As 2011 begins, it is useful to consider where the U.S. and the world are in terms of developing and implementing foreign policies that address the very serious problems that we face. We shall consider only a few areas here, but readers are encouraged to add their own analyses.
The New START Treaty
On December 22, 2010, the Washington Post reported,
The Senate ratified the New Strategic Arms Reduction Treaty, known as New START, by a vote of 71 to 26, easily clearing the threshold of two-thirds of senators present as required by the Constitution for treaty ratification.
For the Washington Post, a margin of five votes amounted to “easily clearing” the requirement of Senate ratification of treaties by a two-thirds margin.
Peter Baker of the New York Times was more circumspect, reporting that
The treaty had the support of the nation’s uniformed military leaders and of a host of Republican national security veterans, including former President George H. W. Bush and five former secretaries of state, Henry A. Kissinger, George P. Shultz, James A. Baker III, Colin L. Powell and Condoleezza Rice. But many of the party’s potential 2012 presidential candidates, like Sarah Palin, Mitt Romney, Newt Gingrich and John Thune, came out against it, as did the two top Republican leaders in the Senate, Mitch McConnell of Kentucky and Mr. Kyl, the lead Republican negotiator.
Still, he noted, ratification of the New START Treaty amounted to “what is probably the most tangible foreign policy achievement of Mr. Obama’s two years in office.”
It is an important achievement in an area in which there have been few.
The margin of victory, however, laid bare the opposition in the leadership of the Republican party to any major international agreements, even those that are manifestly in the nation’s interest (e.g., by allowing verification to resume). What is remarkable, moreover, is not so much that the treaty was ratified as how close it came to defeat.
On other fronts, the fact that a grand-coalition government has finally been formed in Iraq gives cause for hope, though the final observation of Thomas Ricks in his book, The Gamble, still rings true.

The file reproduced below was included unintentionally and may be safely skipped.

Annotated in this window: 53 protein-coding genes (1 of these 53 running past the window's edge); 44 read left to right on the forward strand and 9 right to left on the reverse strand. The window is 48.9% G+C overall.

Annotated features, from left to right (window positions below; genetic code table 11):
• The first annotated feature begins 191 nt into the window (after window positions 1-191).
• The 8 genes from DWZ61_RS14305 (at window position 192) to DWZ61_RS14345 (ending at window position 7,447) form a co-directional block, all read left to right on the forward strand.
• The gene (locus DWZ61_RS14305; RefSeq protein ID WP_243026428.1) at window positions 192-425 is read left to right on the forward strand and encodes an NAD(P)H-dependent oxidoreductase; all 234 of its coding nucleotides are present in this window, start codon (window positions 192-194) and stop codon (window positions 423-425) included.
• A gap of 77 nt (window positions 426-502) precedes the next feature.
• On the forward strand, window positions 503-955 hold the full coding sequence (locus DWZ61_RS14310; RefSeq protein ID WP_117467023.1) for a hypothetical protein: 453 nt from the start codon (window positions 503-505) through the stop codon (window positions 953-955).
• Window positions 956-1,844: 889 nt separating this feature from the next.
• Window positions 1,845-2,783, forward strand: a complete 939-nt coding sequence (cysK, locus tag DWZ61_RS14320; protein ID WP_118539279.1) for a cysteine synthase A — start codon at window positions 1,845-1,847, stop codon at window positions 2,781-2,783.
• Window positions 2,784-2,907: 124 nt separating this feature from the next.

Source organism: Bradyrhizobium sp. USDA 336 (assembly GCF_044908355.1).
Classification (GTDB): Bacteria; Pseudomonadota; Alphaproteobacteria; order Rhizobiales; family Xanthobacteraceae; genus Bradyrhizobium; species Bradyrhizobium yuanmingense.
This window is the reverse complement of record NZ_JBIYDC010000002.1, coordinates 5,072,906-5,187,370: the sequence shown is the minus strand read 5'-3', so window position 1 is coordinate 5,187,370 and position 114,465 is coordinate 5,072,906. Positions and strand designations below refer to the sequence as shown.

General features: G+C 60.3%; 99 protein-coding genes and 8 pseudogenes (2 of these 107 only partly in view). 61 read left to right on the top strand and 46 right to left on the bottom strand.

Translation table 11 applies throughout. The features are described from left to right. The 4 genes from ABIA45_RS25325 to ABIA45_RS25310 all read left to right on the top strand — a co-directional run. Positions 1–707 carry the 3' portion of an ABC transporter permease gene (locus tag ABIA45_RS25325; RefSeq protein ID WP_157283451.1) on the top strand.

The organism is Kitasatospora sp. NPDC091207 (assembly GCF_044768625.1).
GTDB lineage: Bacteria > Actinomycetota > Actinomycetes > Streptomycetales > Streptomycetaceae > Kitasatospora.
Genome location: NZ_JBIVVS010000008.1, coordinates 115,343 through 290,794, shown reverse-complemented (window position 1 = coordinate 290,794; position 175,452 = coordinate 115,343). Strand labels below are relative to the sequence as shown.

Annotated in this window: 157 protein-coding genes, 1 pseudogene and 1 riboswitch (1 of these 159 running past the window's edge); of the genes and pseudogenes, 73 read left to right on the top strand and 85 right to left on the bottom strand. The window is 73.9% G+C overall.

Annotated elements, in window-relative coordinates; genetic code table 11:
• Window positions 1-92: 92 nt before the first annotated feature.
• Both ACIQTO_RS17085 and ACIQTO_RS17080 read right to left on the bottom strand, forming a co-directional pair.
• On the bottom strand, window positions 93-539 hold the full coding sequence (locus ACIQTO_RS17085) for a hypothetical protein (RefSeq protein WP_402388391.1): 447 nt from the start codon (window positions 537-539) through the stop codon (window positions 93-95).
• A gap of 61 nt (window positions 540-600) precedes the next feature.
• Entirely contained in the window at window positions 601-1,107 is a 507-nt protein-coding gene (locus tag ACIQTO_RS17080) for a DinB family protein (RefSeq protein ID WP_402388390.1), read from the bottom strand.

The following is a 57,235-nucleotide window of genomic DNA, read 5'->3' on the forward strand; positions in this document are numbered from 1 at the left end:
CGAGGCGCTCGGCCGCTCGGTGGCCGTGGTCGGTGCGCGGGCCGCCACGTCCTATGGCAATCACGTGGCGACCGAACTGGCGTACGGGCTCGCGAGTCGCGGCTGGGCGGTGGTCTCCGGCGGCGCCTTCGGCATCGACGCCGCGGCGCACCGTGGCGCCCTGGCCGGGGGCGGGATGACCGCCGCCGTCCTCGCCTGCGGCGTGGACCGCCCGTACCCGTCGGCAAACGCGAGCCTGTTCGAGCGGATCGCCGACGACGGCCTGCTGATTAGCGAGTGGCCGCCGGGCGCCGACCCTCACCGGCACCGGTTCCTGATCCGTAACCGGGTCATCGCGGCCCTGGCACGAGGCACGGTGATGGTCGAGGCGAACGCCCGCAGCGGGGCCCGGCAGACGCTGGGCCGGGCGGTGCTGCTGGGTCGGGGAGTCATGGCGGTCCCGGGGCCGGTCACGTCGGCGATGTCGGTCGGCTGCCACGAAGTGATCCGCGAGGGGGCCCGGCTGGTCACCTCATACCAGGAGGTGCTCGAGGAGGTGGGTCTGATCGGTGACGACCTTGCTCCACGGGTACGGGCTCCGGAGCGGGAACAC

The heart of the Iraq matter still lies before us. [U.S. Ambassador to Iraq Ryan] Crocker maintained in both interviews with him in Baqdad in 2008, and he likely is correct. “What the world ultimately thinks about us and what we think about ourselves,” he said, “I think is going to be determined much more by what happens from now on than what’s happened up to now.”
“In other words,” Ricks concluded, “the events for which the Iraq war will be remembered probably have not yet happened.”
–Thomas E. Ricks, The Gamble: David Petraeus and the American Adventure in Iraq, 2006-2008 (New York: Penguinn, 2009), p. 325.
Nonetheless, the formation of a grand coalition government in Iraq, with strong U.S. encouragement, amounts to a significant success, at least for the moment.
With respect to Iran, U.S. policymakers might find satisfaction in the fact that they and others were able, through careful and sustained diplomacy, to develop a consensus within the U.N. Security Council that resulted in the imposition of new and tougher sanctions against Iran. Still, Iran continues its uranium enrichment program, which many believe is aimed at developing a nuclear weapons capability, or weapon, at the earliest possible date. To be sure, the introduction of the Stuxnet worm into computers involved in Iran’s nuclear program may have slowed the clock down, relieving immediate pressures for military action. On the other hand, there is a great need for public discussion and negotiation of new international legal norms and treaties limiting the use of cyber-warfare, of which the Stuxnet worm may be an early example.